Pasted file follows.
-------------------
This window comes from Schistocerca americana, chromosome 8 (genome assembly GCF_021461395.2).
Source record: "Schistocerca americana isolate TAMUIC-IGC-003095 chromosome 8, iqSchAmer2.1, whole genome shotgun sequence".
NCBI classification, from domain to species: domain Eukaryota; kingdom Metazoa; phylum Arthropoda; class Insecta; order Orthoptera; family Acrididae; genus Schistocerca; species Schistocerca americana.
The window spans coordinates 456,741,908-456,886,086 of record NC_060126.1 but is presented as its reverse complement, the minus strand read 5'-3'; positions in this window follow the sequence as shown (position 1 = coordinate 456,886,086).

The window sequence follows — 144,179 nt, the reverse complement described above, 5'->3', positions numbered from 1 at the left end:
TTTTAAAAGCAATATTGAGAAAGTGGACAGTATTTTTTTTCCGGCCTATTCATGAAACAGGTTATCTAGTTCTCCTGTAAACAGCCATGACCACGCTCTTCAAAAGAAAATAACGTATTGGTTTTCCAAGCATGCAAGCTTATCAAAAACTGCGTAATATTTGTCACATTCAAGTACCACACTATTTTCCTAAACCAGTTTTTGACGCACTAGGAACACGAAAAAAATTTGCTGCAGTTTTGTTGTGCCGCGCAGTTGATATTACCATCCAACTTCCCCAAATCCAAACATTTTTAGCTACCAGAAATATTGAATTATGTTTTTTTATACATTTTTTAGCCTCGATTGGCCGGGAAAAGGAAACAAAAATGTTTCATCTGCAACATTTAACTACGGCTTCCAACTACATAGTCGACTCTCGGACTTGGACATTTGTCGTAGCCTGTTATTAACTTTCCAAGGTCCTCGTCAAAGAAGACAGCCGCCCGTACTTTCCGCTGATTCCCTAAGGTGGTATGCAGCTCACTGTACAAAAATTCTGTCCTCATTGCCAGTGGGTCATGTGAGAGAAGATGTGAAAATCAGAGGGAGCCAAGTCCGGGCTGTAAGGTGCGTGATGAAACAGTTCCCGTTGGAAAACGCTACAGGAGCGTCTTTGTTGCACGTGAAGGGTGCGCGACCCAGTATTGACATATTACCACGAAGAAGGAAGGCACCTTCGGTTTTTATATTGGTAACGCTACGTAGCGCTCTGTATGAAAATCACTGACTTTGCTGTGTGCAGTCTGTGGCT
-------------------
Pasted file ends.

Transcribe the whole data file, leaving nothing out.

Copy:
This window comes from Schistocerca americana, chromosome 8 (genome assembly GCF_021461395.2).
Source record: "Schistocerca americana isolate TAMUIC-IGC-003095 chromosome 8, iqSchAmer2.1, whole genome shotgun sequence".
NCBI classification, from domain to species: domain Eukaryota; kingdom Metazoa; phylum Arthropoda; class Insecta; order Orthoptera; family Acrididae; genus Schistocerca; species Schistocerca americana.
The window spans coordinates 456,741,908-456,886,086 of record NC_060126.1 but is presented as its reverse complement, the minus strand read 5'-3'; positions in this window follow the sequence as shown (position 1 = coordinate 456,886,086).

The window sequence follows — 144,179 nt, the reverse complement described above, 5'->3', positions numbered from 1 at the left end:
TTTTAAAAGCAATATTGAGAAAGTGGACAGTATTTTTTTTCCGGCCTATTCATGAAACAGGTTATCTAGTTCTCCTGTAAACAGCCATGACCACGCTCTTCAAAAGAAAATAACGTATTGGTTTTCCAAGCATGCAAGCTTATCAAAAACTGCGTAATATTTGTCACATTCAAGTACCACACTATTTTCCTAAACCAGTTTTTGACGCACTAGGAACACGAAAAAAATTTGCTGCAGTTTTGTTGTGCCGCGCAGTTGATATTACCATCCAACTTCCCCAAATCCAAACATTTTTAGCTACCAGAAATATTGAATTATGTTTTTTTATACATTTTTTAGCCTCGATTGGCCGGGAAAAGGAAACAAAAATGTTTCATCTGCAACATTTAACTACGGCTTCCAACTACATAGTCGACTCTCGGACTTGGACATTTGTCGTAGCCTGTTATTAACTTTCCAAGGTCCTCGTCAAAGAAGACAGCCGCCCGTACTTTCCGCTGATTCCCTAAGGTGGTATGCAGCTCACTGTACAAAAATTCTGTCCTCATTGCCAGTGGGTCATGTGAGAGAAGATGTGAAAATCAGAGGGAGCCAAGTCCGGGCTGTAAGGTGCGTGATGAAACAGTTCCCGTTGGAAAACGCTACAGGAGCGTCTTTGTTGCACGTGAAGGGTGCGCGACCCAGTATTGACATATTACCACGAAGAAGGAAGGCACCTTCGGTTTTTATATTGGTAACGCTACGTAGCGCTCTGTATGAAAATCACTGACTTTGCTGTGTGCAGTCTGTGGCT